That’s the weird thing about hyperbolic geometry: a sphere of infinite radius behaves exactly like the Euclidean plane (it is the Euclidean plane). But as the radius shrinks, the sphere contains less and less space (so to speak). To put it another way: if you were knitting a Euclidean plane (which people do, because mathematical knitting is a thing, which is awesome), then you’d need to knit in twice as much thread at radius 2 than you’d needed at radius 1. To knit a sphere, you’d need to knit less than twice as much thread in at twice the radius. And to knit a hyperbolic plane, you’d need to knit in more than twice as much yarn at twice the radius (according to the formula 2 * pi * R * sinh(r/R), where R = 1/sqrt(-K), and r is the radius measured through the plane; the equivalent relation for the sphere is 2 * pi * R * sin(r/R)). Where the Euclidean knit would give you a flat circular rug, and the spherical knit would give you a hacky-sack ball, the hyperbolic knit would give you something like this:

crochet_02

(Knitted by Daina Taimina, exhibited on the website of the Institute for Figuring.)

But the weird thing is that you can still do almost exactly the same geometry on the hyperbolic plane that you can do in the Euclidean plane. In fact, that’s why hyperbolic geometry is interesting: apart from a couple of weird quirks, it behaves just like a plane. That means you can make rigorous, valid, geometric proofs in the hyperbolic plane.

The Euclidean plane gets its name from Euclid of Alexandria, who is responsible for the infinite misery of people (like me) who just couldn’t get along with high-school geometry. But he condensed many centuries of Greek (and other) geometry into a set of postulates (axioms) from which you can prove pretty much anything that’s true in geometry. Here they are:

  1. You can draw a straight line between any two points.
  2. You can extend an existing straight line as far as you like.
  3. Using a compass, you can draw a circle with any center and any radius you want.
  4. All right angles are the same.
  5. If you’ve got two lines running alongside each other and another line running through both of those, and the angles on the insides of the intersections add up to less than a right angle, then the lines will intersect if you extend them far enough, and they’ll intersect on the side where the angle-sum is less than two right angles.

That last one, called the parallel postulate was a thorn in geometry’s side for a long time, because it seems a lot less elegant than the others, and it seems like the kind of thing you might be able to prove from the other axioms, which would mean it’s not an axiom, since axioms are your starting rules and theorems are what you prove using them. A less messy way to write the parallel postulate is:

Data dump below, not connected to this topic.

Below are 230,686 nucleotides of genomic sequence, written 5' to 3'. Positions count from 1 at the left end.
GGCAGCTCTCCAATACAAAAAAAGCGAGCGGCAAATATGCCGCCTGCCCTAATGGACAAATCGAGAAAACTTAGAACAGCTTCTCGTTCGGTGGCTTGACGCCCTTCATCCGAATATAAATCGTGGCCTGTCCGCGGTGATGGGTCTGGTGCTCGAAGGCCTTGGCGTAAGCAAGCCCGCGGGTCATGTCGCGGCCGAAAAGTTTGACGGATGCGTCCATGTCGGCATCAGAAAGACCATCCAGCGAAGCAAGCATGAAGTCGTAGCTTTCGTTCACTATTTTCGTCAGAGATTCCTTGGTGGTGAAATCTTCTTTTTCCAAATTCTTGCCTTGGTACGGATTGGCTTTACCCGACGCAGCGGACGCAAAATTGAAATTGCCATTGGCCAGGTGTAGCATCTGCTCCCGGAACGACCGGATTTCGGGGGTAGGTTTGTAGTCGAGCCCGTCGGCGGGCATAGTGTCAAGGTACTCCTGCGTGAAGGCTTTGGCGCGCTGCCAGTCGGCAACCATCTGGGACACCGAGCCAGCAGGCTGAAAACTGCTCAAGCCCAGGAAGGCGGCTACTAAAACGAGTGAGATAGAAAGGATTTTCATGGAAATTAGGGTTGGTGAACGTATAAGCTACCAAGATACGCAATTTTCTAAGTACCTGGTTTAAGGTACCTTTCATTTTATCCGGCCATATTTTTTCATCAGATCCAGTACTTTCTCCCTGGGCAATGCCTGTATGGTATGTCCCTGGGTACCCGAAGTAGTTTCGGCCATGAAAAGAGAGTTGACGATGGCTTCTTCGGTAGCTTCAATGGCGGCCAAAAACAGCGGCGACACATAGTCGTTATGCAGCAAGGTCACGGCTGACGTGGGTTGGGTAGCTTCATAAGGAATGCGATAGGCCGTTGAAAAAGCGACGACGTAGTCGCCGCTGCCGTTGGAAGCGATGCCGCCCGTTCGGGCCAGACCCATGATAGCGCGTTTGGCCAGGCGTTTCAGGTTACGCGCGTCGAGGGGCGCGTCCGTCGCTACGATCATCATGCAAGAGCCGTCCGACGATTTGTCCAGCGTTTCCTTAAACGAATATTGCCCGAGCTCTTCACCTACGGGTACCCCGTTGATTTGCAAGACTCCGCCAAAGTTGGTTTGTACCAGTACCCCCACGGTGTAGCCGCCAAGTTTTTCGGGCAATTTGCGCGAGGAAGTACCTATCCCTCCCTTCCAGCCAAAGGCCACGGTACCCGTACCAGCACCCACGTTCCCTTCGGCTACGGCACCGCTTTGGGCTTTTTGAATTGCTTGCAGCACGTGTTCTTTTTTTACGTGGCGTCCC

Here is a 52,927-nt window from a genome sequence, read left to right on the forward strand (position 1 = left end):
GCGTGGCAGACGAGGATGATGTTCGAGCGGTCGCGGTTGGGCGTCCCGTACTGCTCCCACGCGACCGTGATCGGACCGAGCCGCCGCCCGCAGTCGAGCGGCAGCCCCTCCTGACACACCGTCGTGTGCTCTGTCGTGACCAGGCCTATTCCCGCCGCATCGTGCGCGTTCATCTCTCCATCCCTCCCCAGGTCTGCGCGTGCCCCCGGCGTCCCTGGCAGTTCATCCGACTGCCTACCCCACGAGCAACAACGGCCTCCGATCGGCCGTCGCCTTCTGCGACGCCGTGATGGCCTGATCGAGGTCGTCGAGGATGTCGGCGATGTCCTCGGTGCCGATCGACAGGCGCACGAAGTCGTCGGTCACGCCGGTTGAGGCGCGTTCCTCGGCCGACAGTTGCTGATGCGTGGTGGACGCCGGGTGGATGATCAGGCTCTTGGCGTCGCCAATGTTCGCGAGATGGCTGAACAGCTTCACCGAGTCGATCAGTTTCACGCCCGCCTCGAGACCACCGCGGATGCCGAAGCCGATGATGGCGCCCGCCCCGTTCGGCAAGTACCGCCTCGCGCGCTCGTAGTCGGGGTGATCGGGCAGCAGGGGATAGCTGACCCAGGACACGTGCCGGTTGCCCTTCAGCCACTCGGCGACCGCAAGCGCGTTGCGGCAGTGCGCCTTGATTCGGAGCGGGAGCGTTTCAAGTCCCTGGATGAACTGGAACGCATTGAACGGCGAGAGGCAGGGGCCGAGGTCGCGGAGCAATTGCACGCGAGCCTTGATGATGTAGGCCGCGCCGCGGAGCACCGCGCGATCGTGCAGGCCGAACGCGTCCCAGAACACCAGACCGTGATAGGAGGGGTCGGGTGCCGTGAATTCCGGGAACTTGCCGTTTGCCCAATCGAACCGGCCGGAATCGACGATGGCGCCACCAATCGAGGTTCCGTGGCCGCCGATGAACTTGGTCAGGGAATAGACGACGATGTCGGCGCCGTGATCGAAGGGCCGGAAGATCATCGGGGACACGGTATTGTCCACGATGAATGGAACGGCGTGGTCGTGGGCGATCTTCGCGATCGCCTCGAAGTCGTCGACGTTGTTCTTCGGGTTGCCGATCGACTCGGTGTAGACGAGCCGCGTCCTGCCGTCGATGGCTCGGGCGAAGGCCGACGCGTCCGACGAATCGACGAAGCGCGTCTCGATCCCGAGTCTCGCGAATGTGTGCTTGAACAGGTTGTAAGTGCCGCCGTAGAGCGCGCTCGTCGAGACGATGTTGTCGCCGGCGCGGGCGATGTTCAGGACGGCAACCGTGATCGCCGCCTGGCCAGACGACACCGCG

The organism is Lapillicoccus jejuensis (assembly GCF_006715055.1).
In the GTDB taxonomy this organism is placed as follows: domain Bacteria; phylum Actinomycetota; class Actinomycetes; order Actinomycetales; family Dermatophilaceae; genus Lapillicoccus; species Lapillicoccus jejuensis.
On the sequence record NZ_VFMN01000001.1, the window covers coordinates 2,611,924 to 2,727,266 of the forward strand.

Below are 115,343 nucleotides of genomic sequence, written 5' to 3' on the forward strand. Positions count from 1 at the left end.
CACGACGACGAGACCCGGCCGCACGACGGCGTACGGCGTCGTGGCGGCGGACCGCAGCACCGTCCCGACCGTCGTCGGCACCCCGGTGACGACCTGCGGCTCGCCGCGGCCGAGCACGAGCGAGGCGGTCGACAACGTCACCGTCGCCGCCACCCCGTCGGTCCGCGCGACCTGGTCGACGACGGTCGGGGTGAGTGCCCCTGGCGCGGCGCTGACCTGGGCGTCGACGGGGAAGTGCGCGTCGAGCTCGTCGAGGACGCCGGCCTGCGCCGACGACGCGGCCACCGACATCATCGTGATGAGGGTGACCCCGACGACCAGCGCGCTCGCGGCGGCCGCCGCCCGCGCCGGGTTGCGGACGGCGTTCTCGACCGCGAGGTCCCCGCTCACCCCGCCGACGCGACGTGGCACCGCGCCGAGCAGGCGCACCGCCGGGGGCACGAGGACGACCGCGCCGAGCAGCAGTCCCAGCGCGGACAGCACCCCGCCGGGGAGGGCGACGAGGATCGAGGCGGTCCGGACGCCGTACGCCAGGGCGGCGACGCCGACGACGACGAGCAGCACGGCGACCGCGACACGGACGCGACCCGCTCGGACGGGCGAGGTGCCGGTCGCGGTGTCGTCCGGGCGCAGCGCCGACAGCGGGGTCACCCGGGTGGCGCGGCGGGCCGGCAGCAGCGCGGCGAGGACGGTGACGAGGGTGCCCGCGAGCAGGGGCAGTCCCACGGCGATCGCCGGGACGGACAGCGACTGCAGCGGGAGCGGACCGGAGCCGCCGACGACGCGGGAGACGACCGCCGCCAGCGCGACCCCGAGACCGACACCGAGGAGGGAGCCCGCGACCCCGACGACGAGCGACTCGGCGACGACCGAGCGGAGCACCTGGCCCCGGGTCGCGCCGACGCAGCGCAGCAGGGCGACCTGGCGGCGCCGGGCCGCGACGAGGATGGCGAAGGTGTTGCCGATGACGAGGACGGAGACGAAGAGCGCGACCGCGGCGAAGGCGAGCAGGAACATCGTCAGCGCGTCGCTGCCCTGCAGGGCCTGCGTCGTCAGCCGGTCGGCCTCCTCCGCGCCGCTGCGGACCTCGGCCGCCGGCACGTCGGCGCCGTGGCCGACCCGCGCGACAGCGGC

5. Given any straight line, and given a point which doesn’t lie on that line, there is exactly one straight line through that point which never intersects the first line (the second line being the parallel).

Spherical geometry and hyperbolic geometry are both based on changing the parallel postulate. In spherical geometry, it becomes:

5. Given any straight line, and given a point which doesn’t lie on that line, there are zero straight lines through that point which never intersect the first line.

Or, to put it in simpler terms: because you’re on a sphere, lines that should be parallel (that is, lines which form a total of two right angles when intersected by a third line), inevitably intersect. Think of the north and south poles as two points. Draw the prime meridian from North to South. Now draw another line passing through the equator at 1° East longitude, 0 ° North latitude. At that point, the two lines are as parallel as lines get: they form ninety-degree intersections with the equator, and therefore, the interior angles on either side form exactly two right angles. But keep drawing those lines, and they’re going to intersect at the south pole, even though they should, according to Euclidean intuition, have stayed parallel.

In hyperbolic geometry, the parallel postulate is modified to the other extreme:

5. Given any straight line L, and given a point P which doesn’t lie on that line, there are an infinite number of straight lines through P which do not intersect L.

Poincare Parallels

That’s the Poincaré disk model, which fits the infinite hyperbolic plane into a finite circle. It’s elegant and simple, and it’s the model HyperRogue uses, so I’m going to stick with it. The red lines are the boundaries of the infinite set of lines which pass through P but never intersect L. It looks like the red lines intersect L at one end each, but the Poincaré disk model distorts distances more and more the closer you get to the edge. A picture’s worth a thousand words, so here’s a series of circles of equal radius starting from the center of the disk and moving outward:

CircleChain

(Both images rendered with the awesome (and free) geometry software GeoGebra)

I know they don’t look like circles of equal radius, but that’s just an artifact of the projection. The same way a Mercator map distorts Greenland so that it looks like it’s bigger than North America (when in reality it’s not much bigger than Quebec or Mexico), the Poincaré disk model distorts distances the closer you get to the edge of the circle. As a matter of fact, that bounding circle, as measured within the hyperbolic plane, is infinitely far from the center. You can’t ever reach it: it’s infinitely far from everywhere. So those intersections that seem to exist in the picture with the red and blue lines, they don’t actually exist, because you’d have to go infinitely far to get there. And keep in mind that, from any given point, it feels like you’re at the center of a Poincaré disk, so those lines don’t actually get closer to the line L the way the projection makes it seem. The projection is a necessary evil. You can do spherical geometry on an ordinary globe and remove all distortion, but you saw how messy and rumpled the hyperbolic version of a globe became: just look at the red crochet thing above. That’s not gonna happen. You have to live with the distortion.